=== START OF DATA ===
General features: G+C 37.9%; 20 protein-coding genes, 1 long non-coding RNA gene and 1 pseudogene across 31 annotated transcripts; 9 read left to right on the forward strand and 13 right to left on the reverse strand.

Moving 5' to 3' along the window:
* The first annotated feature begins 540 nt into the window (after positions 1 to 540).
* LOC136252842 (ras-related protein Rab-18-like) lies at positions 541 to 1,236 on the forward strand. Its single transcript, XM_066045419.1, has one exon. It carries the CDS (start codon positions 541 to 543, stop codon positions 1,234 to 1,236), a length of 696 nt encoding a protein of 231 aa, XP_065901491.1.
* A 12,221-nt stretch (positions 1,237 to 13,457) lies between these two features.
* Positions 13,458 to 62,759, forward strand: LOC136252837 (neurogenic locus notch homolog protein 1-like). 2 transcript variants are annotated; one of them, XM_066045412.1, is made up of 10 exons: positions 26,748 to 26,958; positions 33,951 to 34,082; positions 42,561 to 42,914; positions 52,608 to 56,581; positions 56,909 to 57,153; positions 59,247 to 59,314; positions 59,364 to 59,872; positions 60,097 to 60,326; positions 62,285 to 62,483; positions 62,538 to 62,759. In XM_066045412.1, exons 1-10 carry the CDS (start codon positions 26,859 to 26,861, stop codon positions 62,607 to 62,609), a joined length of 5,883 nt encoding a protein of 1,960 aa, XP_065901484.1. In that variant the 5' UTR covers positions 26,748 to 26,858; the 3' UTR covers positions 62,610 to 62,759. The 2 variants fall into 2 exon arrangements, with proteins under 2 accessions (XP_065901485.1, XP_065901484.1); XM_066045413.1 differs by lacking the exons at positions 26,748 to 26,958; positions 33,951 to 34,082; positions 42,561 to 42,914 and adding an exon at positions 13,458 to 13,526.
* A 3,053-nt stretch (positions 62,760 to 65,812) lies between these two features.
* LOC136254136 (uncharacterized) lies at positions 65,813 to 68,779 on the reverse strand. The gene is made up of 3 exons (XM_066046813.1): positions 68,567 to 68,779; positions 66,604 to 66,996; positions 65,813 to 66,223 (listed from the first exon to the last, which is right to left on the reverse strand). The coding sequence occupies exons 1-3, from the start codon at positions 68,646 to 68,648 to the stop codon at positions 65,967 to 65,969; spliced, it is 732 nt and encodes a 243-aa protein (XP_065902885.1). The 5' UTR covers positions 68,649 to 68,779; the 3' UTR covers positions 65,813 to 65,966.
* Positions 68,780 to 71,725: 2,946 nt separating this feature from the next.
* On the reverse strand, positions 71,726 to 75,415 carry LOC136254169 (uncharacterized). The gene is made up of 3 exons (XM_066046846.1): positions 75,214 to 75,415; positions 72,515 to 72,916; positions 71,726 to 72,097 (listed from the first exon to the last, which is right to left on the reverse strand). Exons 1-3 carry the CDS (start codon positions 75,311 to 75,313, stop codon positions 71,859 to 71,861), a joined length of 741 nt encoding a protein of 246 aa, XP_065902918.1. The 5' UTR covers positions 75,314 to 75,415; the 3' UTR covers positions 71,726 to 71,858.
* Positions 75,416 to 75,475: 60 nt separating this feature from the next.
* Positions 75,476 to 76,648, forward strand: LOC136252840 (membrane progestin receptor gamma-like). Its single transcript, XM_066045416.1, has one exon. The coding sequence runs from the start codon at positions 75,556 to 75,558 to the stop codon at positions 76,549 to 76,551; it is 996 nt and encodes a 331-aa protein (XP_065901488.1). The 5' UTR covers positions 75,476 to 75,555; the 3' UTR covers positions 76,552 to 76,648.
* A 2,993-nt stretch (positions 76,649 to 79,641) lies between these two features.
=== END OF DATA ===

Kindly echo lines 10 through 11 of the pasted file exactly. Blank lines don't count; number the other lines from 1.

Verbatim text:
* On the reverse strand, positions 71,726 to 75,415 carry LOC136254169 (uncharacterized). The gene is made up of 3 exons (XM_066046846.1): positions 75,214 to 75,415; positions 72,515 to 72,916; positions 71,726 to 72,097 (listed from the first exon to the last, which is right to left on the reverse strand). Exons 1-3 carry the CDS (start codon positions 75,311 to 75,313, stop codon positions 71,859 to 71,861), a joined length of 741 nt encoding a protein of 246 aa, XP_065902918.1. The 5' UTR covers positions 75,314 to 75,415; the 3' UTR covers positions 71,726 to 71,858.
* Positions 75,416 to 75,475: 60 nt separating this feature from the next.